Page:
Urtica: Therapeutic studies
Clinical studies with nettle root extracts have been carried out since the late 1970s. As time went on, the demands made on the studies were more sharply defined. Consequently, recent studies are placebo-controlled and correspond to the standards set by the GCP and the I-PSS. Some clinical parameters and the subjective conditions of the patients (symptom score) improved during therapy with nettle root extract. A decreasing volume of the prostate has not been ascertained so far. It would be desirable to conduct further studies with a greater number of patients over a longer period. Such studies might help to bring out the differences between synthetic drugs and phytomedicines.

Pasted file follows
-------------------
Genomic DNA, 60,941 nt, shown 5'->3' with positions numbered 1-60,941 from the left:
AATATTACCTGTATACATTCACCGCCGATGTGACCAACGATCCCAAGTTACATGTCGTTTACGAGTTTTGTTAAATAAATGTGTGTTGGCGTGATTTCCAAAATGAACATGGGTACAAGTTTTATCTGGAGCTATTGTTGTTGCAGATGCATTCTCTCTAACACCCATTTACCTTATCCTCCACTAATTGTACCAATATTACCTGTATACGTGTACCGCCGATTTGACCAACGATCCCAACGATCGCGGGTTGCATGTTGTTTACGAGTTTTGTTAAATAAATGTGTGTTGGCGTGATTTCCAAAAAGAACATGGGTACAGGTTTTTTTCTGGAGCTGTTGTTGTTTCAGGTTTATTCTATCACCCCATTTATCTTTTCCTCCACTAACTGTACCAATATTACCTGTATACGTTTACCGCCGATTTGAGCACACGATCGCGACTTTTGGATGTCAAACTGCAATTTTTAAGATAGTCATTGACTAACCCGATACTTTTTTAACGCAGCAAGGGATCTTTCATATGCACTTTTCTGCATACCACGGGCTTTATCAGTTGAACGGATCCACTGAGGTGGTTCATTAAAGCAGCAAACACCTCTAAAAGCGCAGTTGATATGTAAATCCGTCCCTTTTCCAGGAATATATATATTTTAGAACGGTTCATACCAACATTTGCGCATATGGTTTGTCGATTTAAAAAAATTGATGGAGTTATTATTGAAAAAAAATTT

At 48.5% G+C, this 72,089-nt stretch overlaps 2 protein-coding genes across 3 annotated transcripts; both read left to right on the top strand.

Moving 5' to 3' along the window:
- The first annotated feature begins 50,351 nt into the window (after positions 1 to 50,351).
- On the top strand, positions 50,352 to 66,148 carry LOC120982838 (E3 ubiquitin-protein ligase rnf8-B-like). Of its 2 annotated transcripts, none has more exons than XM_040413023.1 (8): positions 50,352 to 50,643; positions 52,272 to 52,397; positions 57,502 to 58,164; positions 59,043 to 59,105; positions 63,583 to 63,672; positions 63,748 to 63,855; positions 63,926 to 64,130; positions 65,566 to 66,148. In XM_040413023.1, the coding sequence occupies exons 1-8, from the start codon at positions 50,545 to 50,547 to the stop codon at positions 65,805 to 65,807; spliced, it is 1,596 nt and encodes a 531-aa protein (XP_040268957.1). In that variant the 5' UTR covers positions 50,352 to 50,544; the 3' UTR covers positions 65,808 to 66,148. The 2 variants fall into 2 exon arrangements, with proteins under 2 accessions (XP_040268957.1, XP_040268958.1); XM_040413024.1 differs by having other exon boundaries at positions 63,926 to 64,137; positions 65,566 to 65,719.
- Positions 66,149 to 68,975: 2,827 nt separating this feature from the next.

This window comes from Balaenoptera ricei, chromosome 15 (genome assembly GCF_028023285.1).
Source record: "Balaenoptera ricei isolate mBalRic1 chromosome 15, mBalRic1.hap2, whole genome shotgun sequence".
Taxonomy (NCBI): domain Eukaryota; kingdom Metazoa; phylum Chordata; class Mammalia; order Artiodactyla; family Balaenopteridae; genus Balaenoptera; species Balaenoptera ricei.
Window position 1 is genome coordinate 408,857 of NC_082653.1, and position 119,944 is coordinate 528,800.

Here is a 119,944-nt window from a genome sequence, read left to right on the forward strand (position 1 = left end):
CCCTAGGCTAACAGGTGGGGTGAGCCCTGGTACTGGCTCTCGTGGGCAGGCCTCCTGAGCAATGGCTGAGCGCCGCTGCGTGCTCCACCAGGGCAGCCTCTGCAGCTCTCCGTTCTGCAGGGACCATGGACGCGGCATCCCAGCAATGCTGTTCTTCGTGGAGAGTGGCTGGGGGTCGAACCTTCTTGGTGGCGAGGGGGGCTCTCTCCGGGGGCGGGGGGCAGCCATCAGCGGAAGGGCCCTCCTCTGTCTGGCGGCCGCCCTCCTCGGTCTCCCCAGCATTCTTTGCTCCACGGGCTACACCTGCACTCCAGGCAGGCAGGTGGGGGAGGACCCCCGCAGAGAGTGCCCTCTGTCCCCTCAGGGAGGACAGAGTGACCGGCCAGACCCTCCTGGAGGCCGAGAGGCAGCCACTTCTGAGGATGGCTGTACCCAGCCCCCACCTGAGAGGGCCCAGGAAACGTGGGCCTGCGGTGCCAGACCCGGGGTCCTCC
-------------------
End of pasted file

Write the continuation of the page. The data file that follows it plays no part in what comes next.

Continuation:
Selections from the book: “ Urtica. Therapeutic and nutritional aspects of stinging nettles”. Edited by Gulsel M. Kavalali. Series: “Medicinal and Aromatic Plants — Industrial Profiles”. 2003.